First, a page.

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When I was coming up to my seventh birthday, my parents told me I was getting a new bicycle. There were two in the big display window of Kennys that I loved. One was a dark red; the other a larger blue one. I spent hours, nose against glass, looking at them, always diverting on my way home from school to see if they were still there. We decided on the red. But that wasn’t the end of the matter by any means.

I’m in something of a similar dilemma with two little roadsters (not that I could afford either). They have much in common but myriad little differences too.

One is the Mazda MX-5 roadster which is World Car of the Year (I gave it my second-best vote). The other is its close sibling, the Fiat 124 Spider, reviewed today.

Both are built alongside each other in Japan and share a fair bit. Yet their differences are profound on key fronts: not one of the 124’s panels is the same as the Mazda’s.

And the 124 has its own, distinctive, 1.4-litre (140bhp) turbo petrol while the Mazda has a 1.5 (130bhp) and a more powerful 2-litre (as well as having soft and hard-top versions).

I’ve reviewed the Mazda before. If you can’t love a car like that, I don’t know what to say. But could I love something else more?

The sense of difference is intriguing. Firstly, the Fiat is more muscular and angular to look at. I do prefer that somehow, but the margins are fine. The Mazda is simpler, cleaner of line. People love that too.

There’s also a throatier noise out the Fiat’s exhausts and that 140bhp engine (10bhp up on the MX-5 1.5) begged to be revved and driven. I obliged. That’s what driving a roadster should do; make you want to drive, feel the innate speed magnified by low-and-close proximity to the tarmac. There is only 10bhp between it and the Mazda 1.5 but it counts a lot. The Fiat felt rawer (in the nicest sense) and had that bit of roar that had me feeling I was driving a much more powerful entity.

My goodness, I sat low; the tall daughter and myself hadn’t much legroom in the cabin either but, as we said with the wind and rain battering the fabric roof, what did we expect?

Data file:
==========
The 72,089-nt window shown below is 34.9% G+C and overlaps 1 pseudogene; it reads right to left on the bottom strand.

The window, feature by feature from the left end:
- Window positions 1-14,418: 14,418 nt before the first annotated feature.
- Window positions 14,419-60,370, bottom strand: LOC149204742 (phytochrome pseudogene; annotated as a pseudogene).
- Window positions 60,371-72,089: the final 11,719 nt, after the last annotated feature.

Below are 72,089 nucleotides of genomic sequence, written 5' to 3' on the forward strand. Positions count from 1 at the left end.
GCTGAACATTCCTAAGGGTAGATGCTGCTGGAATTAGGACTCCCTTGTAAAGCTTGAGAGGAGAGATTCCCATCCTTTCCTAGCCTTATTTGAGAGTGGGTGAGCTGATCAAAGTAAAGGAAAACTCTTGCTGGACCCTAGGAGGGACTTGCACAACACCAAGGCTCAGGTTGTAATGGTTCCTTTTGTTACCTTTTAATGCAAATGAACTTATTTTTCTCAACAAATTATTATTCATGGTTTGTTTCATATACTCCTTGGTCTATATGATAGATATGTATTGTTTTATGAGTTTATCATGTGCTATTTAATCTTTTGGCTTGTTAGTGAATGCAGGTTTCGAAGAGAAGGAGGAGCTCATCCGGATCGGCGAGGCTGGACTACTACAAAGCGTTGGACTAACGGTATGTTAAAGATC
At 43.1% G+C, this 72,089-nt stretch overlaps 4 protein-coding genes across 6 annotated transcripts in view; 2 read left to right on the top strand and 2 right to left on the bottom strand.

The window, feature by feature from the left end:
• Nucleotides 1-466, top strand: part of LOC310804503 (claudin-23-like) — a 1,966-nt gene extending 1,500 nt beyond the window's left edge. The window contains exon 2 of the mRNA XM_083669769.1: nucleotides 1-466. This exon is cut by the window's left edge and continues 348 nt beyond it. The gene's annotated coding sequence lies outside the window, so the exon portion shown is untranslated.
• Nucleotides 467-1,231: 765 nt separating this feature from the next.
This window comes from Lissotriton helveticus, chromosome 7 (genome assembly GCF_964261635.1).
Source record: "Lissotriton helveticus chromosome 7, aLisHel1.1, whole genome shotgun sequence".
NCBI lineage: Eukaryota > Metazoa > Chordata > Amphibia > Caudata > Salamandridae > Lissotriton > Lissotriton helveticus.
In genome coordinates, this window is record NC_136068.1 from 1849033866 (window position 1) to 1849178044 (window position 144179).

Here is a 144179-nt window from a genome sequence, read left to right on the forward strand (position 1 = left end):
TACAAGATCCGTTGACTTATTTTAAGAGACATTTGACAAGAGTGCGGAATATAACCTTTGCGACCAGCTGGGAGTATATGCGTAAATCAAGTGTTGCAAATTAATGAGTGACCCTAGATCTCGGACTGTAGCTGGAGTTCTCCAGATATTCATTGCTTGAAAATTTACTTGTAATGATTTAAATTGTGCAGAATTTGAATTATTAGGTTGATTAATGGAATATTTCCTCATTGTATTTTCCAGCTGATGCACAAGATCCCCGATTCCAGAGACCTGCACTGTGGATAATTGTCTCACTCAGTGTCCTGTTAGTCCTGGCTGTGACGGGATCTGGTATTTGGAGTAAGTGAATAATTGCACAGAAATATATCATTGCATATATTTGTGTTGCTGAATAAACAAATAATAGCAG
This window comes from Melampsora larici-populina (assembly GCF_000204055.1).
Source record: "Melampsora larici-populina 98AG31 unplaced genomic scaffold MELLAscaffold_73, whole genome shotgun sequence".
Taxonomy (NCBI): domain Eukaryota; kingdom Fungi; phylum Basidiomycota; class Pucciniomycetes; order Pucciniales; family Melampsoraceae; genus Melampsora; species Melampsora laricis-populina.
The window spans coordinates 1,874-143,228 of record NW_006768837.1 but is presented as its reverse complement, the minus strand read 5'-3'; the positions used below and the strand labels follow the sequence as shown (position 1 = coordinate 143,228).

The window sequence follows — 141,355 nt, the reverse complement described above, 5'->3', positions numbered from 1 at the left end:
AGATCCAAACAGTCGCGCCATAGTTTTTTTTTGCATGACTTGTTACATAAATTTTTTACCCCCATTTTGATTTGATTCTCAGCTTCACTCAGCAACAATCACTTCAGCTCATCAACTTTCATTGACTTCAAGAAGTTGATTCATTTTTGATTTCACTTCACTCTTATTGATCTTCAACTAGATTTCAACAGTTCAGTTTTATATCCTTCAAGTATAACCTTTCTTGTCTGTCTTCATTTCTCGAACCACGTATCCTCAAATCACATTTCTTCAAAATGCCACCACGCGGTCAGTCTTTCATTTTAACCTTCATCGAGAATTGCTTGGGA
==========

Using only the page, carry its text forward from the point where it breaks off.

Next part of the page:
Financial considerations could play a part in your decision too. And let’s be honest, so could perceptions around the marques themselves.

The Mazda starts lower (€27,995) and is €100 easier on the 124’s road tax (€280). Fiat’s price is affected by its higher emissions and, they claim, higher level of equipment.

This could drive you mad, you know; like looking at the two bikes in the window. So I’ll try to give you a flavour of the 124 drive. But not before giving out a bit first: about, for example, the non-retracting seatbelt which constantly fell to the outside when I exited: maddening. So was the lack of any movement on steering wheel adjustment. And it took a long time to warm the cabin. Brrr. Maybe the cabin is a good place to start because I had my usual bad luck with roadsters and weather. It was so bad when I went to pick it up, the nice people at Fiat waited until the last minute to leave it out of its sheltered cubbyhole for me.

I got reasonably comfortable, eventually – that bonnet is so long, and boy is the cabin low and dark. The few dials are cluttered; it’s not easy to glean info at a glance.

But a few blares of the engine turned thoughts to less mundane matters. Even with sleet in the wind and heavy traffic (you feel vulnerable from such a low vantage point) it was great fun. Even more so when I could give it a good scoot. The gearbox, older than that in the Mazda, was fine by me and I loved the free-flow of power and revs. Sure, you feel the ripples of road but not in an intrusive way; more engaging. It’s a classic set-up: rear-wheel drive, front engine and a wonderfully tight turning circle.

It got a lot of short 40km drives, and my luck never returned on the weather. Not once did I get to drop the hood. That’s what I get for driving a roadster in February.

But I’d say the most convincing argument for it came late on the Friday night that I picked it up from Quick Park at Dublin Airport. I was cold, tired, miserable. Within five minutes, I was happily scooting down the M50, relishing the high revs and slightly raucous engine note.

Look, this is all about marginal preferences. The 124 Spider has more thrust; the MX-5 is so refined, a beautiful car.

I’m leaning slightly towards the Fiat But I can’t dismiss the Mazda. Really, you know, this is emotional rather than analytical. I make no bones about saying that because that is what these cars are supposed to be about.

As you read this, I’ve probably changed my mind already. But the 124 gets the nod for now.

By the way, we did end up leaving back the little red bike and taking the larger blue one.

Facts & figures

Fiat 124 Spider 1.4 MultiAir Lusso Plus; 1.4-litre (1,368cc) turbo petrol, 140bhp, 6spd manual. 0-100kmh in 7.5 secs, 6.4l/100km, 148g/km, road tax €390.

From: €31,495; car tested: €35,795.

Equipment includes: BOSE system/ 8 speakers, 7ins touchscreen radio, satnav, DAB, Bluetooth, Wi-Fi, 2 USB ports, front electric windows, cruise control/speed limiter, parkview rear parking/camera, LED headlights, adaptive front lights, rain/dusk sensors, rear parking sensors/camera, 17ins alloys, leather, chrome double exhaust, Fix&Go puncture repair kit, heated seats, auto climate control, electric/mirrors, front fogs, 45-litre fuel tank.

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